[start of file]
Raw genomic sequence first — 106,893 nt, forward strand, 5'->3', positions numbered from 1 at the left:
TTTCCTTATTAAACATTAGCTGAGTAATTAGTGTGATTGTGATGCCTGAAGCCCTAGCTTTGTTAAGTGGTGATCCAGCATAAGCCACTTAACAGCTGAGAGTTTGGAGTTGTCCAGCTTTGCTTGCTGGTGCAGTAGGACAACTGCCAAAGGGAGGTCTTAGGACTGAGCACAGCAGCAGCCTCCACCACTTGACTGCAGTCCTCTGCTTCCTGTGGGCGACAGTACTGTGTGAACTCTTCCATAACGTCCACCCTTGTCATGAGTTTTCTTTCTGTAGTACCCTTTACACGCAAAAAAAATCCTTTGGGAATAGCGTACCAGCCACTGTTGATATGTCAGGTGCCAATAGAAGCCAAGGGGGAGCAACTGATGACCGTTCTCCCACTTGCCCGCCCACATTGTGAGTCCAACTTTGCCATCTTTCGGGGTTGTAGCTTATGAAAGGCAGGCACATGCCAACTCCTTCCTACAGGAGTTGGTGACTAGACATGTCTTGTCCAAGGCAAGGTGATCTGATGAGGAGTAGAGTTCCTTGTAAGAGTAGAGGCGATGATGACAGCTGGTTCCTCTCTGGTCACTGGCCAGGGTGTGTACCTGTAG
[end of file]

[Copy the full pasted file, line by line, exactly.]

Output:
Raw genomic sequence first — 106,893 nt, forward strand, 5'->3', positions numbered from 1 at the left:
TTTCCTTATTAAACATTAGCTGAGTAATTAGTGTGATTGTGATGCCTGAAGCCCTAGCTTTGTTAAGTGGTGATCCAGCATAAGCCACTTAACAGCTGAGAGTTTGGAGTTGTCCAGCTTTGCTTGCTGGTGCAGTAGGACAACTGCCAAAGGGAGGTCTTAGGACTGAGCACAGCAGCAGCCTCCACCACTTGACTGCAGTCCTCTGCTTCCTGTGGGCGACAGTACTGTGTGAACTCTTCCATAACGTCCACCCTTGTCATGAGTTTTCTTTCTGTAGTACCCTTTACACGCAAAAAAAATCCTTTGGGAATAGCGTACCAGCCACTGTTGATATGTCAGGTGCCAATAGAAGCCAAGGGGGAGCAACTGATGACCGTTCTCCCACTTGCCCGCCCACATTGTGAGTCCAACTTTGCCATCTTTCGGGGTTGTAGCTTATGAAAGGCAGGCACATGCCAACTCCTTCCTACAGGAGTTGGTGACTAGACATGTCTTGTCCAAGGCAAGGTGATCTGATGAGGAGTAGAGTTCCTTGTAAGAGTAGAGGCGATGATGACAGCTGGTTCCTCTCTGGTCACTGGCCAGGGTGTGTACCTGTAG